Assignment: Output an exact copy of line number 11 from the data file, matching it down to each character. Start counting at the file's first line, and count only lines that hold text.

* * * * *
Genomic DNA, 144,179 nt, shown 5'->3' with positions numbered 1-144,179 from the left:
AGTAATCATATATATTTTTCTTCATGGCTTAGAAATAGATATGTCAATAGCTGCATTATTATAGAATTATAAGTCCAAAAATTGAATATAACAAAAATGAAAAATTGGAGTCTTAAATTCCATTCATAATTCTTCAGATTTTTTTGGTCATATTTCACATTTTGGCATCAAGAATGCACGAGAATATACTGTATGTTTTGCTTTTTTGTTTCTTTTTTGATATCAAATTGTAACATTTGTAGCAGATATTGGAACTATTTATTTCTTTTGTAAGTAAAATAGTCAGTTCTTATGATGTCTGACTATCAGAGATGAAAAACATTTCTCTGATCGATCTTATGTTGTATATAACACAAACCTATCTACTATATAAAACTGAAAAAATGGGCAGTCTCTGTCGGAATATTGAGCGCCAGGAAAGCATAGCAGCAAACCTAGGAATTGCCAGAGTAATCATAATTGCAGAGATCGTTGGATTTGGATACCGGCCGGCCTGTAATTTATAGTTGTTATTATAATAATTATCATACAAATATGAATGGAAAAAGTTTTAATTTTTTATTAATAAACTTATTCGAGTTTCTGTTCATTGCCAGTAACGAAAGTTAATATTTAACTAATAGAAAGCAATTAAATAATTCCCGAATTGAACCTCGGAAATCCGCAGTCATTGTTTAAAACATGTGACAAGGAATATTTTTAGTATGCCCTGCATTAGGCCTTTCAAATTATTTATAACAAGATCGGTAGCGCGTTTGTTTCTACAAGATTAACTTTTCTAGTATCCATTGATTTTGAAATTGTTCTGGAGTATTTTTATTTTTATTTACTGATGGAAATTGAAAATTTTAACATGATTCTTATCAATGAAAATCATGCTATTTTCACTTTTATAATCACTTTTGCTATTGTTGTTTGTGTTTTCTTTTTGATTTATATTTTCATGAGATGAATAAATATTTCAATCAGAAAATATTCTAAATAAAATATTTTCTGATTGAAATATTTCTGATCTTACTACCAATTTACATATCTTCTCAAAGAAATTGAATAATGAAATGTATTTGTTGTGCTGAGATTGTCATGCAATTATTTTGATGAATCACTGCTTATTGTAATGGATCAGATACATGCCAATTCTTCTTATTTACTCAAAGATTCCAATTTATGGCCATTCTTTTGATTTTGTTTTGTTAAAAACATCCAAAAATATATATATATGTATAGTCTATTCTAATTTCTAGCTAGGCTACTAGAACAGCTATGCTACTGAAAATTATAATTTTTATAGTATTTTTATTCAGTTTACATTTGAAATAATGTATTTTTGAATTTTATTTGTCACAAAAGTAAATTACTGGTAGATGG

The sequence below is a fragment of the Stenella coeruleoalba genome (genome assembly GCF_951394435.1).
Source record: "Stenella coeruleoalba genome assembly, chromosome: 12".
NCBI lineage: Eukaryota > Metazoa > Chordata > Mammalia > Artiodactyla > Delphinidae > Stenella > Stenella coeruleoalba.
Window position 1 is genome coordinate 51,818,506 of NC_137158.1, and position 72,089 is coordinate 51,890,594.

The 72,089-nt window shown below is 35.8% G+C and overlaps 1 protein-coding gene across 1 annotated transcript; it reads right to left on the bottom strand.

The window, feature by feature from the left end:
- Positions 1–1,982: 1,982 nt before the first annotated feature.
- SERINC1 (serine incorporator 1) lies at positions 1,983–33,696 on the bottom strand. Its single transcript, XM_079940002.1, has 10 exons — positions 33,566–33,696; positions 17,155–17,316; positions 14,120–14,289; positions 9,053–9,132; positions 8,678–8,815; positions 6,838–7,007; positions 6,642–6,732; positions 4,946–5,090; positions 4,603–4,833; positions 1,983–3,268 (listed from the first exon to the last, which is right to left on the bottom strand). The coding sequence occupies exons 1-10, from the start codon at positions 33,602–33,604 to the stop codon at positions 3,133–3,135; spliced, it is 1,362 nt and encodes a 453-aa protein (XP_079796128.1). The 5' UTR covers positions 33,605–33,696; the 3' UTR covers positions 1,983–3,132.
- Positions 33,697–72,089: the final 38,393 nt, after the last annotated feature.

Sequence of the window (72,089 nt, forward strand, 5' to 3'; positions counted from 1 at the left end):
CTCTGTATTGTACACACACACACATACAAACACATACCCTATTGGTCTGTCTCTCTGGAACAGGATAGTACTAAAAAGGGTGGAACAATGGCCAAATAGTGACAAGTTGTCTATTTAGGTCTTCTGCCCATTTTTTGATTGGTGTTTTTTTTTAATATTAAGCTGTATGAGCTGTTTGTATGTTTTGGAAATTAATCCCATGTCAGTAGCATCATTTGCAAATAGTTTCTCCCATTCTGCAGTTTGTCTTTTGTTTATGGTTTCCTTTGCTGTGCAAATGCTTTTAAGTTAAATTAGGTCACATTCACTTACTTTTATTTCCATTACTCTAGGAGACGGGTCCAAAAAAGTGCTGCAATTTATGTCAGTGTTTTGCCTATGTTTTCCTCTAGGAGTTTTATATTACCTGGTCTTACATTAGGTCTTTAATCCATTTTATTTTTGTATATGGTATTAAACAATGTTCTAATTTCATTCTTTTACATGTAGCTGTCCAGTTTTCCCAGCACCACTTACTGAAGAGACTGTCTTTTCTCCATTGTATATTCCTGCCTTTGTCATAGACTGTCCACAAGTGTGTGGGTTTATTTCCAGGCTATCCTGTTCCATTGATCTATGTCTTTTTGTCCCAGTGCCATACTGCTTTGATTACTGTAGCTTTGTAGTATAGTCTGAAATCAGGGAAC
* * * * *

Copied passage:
- Positions 33,697–72,089: the final 38,393 nt, after the last annotated feature.